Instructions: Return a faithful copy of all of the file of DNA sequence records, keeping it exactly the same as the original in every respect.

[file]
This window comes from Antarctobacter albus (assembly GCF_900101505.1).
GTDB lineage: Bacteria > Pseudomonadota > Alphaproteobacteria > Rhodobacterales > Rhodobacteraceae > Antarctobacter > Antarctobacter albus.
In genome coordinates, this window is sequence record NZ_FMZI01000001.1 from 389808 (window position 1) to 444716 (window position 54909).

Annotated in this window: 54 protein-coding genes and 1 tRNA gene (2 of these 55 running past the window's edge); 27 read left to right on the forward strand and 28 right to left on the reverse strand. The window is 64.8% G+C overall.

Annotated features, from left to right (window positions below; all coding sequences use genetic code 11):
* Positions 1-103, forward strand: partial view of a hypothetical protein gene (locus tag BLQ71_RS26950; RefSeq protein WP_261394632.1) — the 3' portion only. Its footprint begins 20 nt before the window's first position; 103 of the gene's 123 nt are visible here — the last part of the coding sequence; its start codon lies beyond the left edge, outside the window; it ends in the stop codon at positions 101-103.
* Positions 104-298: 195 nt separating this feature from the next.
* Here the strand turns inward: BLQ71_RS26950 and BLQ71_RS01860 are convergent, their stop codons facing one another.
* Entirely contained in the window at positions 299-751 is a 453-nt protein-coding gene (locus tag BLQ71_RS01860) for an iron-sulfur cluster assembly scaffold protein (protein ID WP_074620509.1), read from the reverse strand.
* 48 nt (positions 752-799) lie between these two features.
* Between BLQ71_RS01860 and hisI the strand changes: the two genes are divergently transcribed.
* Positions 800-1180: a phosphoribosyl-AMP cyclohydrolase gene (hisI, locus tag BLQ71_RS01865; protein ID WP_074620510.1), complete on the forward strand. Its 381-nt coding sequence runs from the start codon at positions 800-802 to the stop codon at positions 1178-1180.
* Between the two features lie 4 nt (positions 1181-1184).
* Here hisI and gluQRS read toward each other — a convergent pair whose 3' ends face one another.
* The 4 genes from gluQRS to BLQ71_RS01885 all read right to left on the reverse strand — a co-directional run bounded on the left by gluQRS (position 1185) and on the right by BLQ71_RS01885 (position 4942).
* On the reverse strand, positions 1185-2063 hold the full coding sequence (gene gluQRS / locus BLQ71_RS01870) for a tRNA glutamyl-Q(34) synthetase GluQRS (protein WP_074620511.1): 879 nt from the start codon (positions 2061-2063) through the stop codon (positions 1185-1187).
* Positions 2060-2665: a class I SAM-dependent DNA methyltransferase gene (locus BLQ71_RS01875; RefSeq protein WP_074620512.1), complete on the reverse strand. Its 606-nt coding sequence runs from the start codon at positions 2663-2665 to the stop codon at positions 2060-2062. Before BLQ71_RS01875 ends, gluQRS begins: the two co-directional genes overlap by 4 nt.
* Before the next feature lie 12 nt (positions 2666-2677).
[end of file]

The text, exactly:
This window comes from Antarctobacter albus (assembly GCF_900101505.1).
GTDB lineage: Bacteria > Pseudomonadota > Alphaproteobacteria > Rhodobacterales > Rhodobacteraceae > Antarctobacter > Antarctobacter albus.
In genome coordinates, this window is sequence record NZ_FMZI01000001.1 from 389808 (window position 1) to 444716 (window position 54909).

Annotated in this window: 54 protein-coding genes and 1 tRNA gene (2 of these 55 running past the window's edge); 27 read left to right on the forward strand and 28 right to left on the reverse strand. The window is 64.8% G+C overall.

Annotated features, from left to right (window positions below; all coding sequences use genetic code 11):
* Positions 1-103, forward strand: partial view of a hypothetical protein gene (locus tag BLQ71_RS26950; RefSeq protein WP_261394632.1) — the 3' portion only. Its footprint begins 20 nt before the window's first position; 103 of the gene's 123 nt are visible here — the last part of the coding sequence; its start codon lies beyond the left edge, outside the window; it ends in the stop codon at positions 101-103.
* Positions 104-298: 195 nt separating this feature from the next.
* Here the strand turns inward: BLQ71_RS26950 and BLQ71_RS01860 are convergent, their stop codons facing one another.
* Entirely contained in the window at positions 299-751 is a 453-nt protein-coding gene (locus tag BLQ71_RS01860) for an iron-sulfur cluster assembly scaffold protein (protein ID WP_074620509.1), read from the reverse strand.
* 48 nt (positions 752-799) lie between these two features.
* Between BLQ71_RS01860 and hisI the strand changes: the two genes are divergently transcribed.
* Positions 800-1180: a phosphoribosyl-AMP cyclohydrolase gene (hisI, locus tag BLQ71_RS01865; protein ID WP_074620510.1), complete on the forward strand. Its 381-nt coding sequence runs from the start codon at positions 800-802 to the stop codon at positions 1178-1180.
* Between the two features lie 4 nt (positions 1181-1184).
* Here hisI and gluQRS read toward each other — a convergent pair whose 3' ends face one another.
* The 4 genes from gluQRS to BLQ71_RS01885 all read right to left on the reverse strand — a co-directional run bounded on the left by gluQRS (position 1185) and on the right by BLQ71_RS01885 (position 4942).
* On the reverse strand, positions 1185-2063 hold the full coding sequence (gene gluQRS / locus BLQ71_RS01870) for a tRNA glutamyl-Q(34) synthetase GluQRS (protein WP_074620511.1): 879 nt from the start codon (positions 2061-2063) through the stop codon (positions 1185-1187).
* Positions 2060-2665: a class I SAM-dependent DNA methyltransferase gene (locus BLQ71_RS01875; RefSeq protein WP_074620512.1), complete on the reverse strand. Its 606-nt coding sequence runs from the start codon at positions 2663-2665 to the stop codon at positions 2060-2062. Before BLQ71_RS01875 ends, gluQRS begins: the two co-directional genes overlap by 4 nt.
* Before the next feature lie 12 nt (positions 2666-2677).